Gustavo Alvarez from Techstars addressed how to build thriving entrepreneurial systems during his session at the Global Entrepreneurship Congress on Tuesday. Alvarez identified a series of pillars that facilitate entrepreneurship which are consistent across countries. These include talent, density, culture, capital and regulation. From Mexico City to Medellin, and from Tel Aviv to the US, these pillars encompass the key conditions required for a successful entrepreneurial economy.

Alvarez also argued that within these pillars, success and failure are not separate entities. Successful entrepreneurs have to go through failure to achieve success, and that failure is part of the process of successful entrepreneurship. This interrelation of success and failure is true across regions and cultures. 

While it is important to theorize the key to successful entrepreneurial economies in order to promote this across the world, the global culture of failure and success is not homogenous. Some countries tend to stress more emphasis on failure than others such as Japan and Italy. For example, in these countries , the culture means that failure is not part of the process in many circumstances, but is the worst case scenario. The environment of some countries may mean that failure is the end of the line, whereas in other countries it is merely part of the entrepreneurial process.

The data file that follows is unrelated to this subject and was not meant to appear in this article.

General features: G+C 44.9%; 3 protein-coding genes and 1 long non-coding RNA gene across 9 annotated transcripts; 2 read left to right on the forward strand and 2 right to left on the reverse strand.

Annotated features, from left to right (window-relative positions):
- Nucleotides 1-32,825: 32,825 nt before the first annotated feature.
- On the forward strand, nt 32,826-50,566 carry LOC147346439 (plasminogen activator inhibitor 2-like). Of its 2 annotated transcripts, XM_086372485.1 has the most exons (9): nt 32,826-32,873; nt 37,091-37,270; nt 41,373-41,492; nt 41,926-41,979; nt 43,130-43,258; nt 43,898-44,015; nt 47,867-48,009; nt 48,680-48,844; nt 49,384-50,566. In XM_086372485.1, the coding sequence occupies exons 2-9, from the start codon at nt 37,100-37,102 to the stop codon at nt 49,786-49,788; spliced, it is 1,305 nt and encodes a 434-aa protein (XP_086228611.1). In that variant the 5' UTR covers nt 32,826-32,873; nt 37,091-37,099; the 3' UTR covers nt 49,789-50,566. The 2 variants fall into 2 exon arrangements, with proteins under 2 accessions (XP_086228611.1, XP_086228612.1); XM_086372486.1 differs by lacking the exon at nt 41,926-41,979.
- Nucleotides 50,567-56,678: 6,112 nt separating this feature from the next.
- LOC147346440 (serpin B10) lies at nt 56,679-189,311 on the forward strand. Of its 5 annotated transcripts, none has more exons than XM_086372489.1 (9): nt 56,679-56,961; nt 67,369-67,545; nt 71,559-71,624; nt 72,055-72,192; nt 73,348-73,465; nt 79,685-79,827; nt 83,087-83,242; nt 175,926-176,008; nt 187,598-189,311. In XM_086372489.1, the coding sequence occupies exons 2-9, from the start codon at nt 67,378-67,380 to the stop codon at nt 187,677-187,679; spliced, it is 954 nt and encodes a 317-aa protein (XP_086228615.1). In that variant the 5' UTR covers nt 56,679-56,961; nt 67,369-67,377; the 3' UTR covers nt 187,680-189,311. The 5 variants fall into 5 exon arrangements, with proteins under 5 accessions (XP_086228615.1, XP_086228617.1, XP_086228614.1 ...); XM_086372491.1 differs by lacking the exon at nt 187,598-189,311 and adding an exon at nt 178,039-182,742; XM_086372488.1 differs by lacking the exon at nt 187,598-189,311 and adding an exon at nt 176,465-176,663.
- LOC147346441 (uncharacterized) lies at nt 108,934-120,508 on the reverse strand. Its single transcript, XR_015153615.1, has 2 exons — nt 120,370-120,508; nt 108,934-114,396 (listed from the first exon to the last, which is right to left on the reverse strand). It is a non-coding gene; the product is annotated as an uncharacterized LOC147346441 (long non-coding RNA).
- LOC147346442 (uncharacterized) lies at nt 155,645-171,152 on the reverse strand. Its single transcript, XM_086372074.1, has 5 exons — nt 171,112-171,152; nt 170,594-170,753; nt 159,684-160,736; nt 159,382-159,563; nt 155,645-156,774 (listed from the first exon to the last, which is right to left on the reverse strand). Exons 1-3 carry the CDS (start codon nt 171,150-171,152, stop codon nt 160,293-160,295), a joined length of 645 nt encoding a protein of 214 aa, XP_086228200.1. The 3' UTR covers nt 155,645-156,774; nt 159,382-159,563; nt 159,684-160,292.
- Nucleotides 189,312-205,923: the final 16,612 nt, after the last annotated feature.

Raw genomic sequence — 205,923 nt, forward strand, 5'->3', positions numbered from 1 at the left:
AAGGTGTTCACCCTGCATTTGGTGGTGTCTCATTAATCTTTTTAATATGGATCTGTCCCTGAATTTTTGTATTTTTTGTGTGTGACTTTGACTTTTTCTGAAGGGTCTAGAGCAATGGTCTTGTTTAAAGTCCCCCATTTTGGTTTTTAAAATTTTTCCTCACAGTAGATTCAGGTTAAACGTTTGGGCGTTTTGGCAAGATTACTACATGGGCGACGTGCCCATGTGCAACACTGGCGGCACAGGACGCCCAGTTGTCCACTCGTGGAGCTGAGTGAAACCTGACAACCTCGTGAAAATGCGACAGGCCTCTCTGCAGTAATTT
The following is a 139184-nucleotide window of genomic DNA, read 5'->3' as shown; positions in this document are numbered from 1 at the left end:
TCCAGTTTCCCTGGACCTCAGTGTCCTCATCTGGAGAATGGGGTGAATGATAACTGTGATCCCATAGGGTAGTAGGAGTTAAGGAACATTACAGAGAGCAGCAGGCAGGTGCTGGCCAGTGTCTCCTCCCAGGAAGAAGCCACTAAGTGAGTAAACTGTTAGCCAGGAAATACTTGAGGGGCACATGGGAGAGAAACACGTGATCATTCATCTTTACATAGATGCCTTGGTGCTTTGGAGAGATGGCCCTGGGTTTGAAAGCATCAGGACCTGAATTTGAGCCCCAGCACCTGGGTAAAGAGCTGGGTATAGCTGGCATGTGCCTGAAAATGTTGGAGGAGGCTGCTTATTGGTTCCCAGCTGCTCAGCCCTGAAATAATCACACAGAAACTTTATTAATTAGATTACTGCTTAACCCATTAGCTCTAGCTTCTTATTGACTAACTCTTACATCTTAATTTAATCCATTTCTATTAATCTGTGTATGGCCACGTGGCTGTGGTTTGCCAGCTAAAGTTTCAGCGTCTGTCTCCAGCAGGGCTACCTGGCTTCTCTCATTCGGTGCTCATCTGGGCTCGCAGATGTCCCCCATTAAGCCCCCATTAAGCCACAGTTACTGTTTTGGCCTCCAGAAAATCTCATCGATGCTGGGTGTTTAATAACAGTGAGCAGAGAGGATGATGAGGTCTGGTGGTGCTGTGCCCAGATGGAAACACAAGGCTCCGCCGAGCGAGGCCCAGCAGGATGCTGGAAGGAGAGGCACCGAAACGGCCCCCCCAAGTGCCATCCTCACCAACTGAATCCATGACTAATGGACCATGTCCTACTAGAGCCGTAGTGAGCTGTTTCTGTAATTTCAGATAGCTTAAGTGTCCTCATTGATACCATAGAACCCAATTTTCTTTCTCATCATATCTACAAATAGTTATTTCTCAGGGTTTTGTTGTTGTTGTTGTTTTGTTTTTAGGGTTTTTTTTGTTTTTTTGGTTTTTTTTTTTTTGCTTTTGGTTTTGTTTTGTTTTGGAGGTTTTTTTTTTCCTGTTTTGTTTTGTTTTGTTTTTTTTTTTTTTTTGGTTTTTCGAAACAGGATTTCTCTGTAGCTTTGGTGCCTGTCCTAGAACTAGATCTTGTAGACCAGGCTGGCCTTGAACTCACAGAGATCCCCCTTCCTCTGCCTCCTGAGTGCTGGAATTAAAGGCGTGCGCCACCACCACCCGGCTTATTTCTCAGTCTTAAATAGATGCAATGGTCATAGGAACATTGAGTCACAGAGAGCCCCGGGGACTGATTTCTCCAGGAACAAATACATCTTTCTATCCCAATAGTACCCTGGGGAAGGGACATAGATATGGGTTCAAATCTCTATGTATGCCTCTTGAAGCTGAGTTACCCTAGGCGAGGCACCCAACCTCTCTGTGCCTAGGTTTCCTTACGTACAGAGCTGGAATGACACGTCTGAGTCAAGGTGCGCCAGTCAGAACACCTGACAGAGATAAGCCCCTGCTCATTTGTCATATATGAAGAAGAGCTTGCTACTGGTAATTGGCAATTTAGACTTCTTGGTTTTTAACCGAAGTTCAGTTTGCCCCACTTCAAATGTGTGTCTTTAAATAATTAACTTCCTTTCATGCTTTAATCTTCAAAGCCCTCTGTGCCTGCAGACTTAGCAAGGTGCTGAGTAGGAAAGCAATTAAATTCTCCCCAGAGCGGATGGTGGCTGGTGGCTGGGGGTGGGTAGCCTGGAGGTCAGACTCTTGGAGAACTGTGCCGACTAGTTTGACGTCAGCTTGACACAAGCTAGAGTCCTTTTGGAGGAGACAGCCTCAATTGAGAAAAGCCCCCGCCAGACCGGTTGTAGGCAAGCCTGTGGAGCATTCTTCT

Even so, Alvarez made a good point during his session. This configuration of pillars is useful for providing a benchmark for entrepreneurial systems in a global context.

Ellen Peacock is a student with the University of Sheffield and is reporting on the Global Entrepreneurship Congress in Medellín, Colombia.